The COVID-19 pandemic has led to unprecedented demand for personal protective equipment. Shortages of surgical masks and filtering facepiece respirators has led to the extended use or re-use of single-use respirators and surgical masks by frontline healthcare workers, however the evidence base underpinning these practices is unclear. A number of national and international guidelines make reference to extended use, re-use and reprocessing of single-use masks and respirators1. We compared these guidelines first with each other and second with current synthesised evidence, particularly in the light of current worldwide shortages of personal protective equipment, in order to inform rapidly evolving policies and practice. The review was conducted in line with Cochrane rapid review interim guidance2.

IDENTIFICATION AND SYNTHESIS OF STUDIES
A targeted search of the World Health Organization, European Centre for Disease Prevention and Control, the US Centers for Disease Control and Prevention, and Public Health England websites was conducted to identify guidance. Four databases (Medline, Pubmed, Epistemonikos, Cochrane Database of Systematic Reviews) and three preprint repositories (Litcovid, MedRxiv and Open Science Framework) were searched for relevant systematic reviews. A full search strategy is provided below.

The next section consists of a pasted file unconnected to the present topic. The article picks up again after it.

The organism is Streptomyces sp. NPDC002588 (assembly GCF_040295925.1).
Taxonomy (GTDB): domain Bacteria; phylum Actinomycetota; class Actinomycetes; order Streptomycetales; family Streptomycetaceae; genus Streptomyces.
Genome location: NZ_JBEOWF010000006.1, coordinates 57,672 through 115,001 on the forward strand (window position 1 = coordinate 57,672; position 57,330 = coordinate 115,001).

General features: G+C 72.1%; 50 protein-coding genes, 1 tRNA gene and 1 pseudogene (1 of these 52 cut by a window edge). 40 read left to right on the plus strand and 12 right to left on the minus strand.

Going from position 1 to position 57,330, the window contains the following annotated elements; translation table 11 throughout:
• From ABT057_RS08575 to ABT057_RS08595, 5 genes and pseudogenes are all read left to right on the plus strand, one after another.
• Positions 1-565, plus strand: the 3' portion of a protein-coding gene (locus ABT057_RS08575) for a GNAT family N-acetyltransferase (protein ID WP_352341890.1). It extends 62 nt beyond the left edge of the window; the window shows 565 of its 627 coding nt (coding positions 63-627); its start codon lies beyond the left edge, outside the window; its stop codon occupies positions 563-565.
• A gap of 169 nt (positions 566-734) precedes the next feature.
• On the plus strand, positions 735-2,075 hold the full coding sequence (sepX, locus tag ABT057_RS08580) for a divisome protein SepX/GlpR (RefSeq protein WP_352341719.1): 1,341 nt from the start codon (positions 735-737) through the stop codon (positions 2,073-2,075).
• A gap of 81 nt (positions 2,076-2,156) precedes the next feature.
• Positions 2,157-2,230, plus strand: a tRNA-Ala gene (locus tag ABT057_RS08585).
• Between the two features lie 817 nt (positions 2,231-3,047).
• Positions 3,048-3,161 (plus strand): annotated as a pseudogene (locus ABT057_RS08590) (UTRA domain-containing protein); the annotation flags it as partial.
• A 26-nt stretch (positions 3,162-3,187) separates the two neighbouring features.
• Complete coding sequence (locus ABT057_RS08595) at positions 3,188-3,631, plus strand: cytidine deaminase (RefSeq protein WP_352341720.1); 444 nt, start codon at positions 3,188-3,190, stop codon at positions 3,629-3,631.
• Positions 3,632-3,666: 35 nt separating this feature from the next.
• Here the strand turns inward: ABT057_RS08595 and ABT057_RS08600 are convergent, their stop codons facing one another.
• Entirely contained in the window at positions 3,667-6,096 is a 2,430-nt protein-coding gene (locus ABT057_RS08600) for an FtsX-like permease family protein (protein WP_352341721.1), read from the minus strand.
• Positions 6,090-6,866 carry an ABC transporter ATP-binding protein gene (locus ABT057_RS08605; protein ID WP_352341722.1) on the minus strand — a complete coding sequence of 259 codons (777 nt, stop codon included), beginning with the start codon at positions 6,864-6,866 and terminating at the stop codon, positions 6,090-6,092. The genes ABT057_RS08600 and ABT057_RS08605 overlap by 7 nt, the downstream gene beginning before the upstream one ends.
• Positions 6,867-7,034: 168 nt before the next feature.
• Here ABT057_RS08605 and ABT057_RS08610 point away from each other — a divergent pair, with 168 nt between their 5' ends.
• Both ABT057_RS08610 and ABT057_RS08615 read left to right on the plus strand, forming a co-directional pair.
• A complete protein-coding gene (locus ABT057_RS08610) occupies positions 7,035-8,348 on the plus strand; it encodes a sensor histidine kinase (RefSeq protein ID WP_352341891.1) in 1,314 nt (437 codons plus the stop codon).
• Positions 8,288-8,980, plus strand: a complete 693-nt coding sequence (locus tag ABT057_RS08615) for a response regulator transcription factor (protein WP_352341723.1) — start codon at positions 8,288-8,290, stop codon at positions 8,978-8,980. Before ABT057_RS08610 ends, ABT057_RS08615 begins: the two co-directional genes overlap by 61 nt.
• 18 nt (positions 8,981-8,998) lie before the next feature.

We defined extended use as the practice of using the same single-use mask or respirator for encounters with multiple patients, without removing it3. Re-use was defined as the practice of using the same mask or respirator for multiple encounters with patients, removing it (‘doffing’) for storage after each encounter and putting it on again (‘donning’) prior to the next encounter with a patient3. Reprocessing was defined as ‘decontamination using disinfection or sterilization methods followed by re-use of either reusable or disposable PPE’4. Record screening and data extraction was conducted by two reviewers. Quality of included systematic reviews was appraised by two reviewers using the AMSTAR-2 checklist. Findings were integrated and narratively synthesised.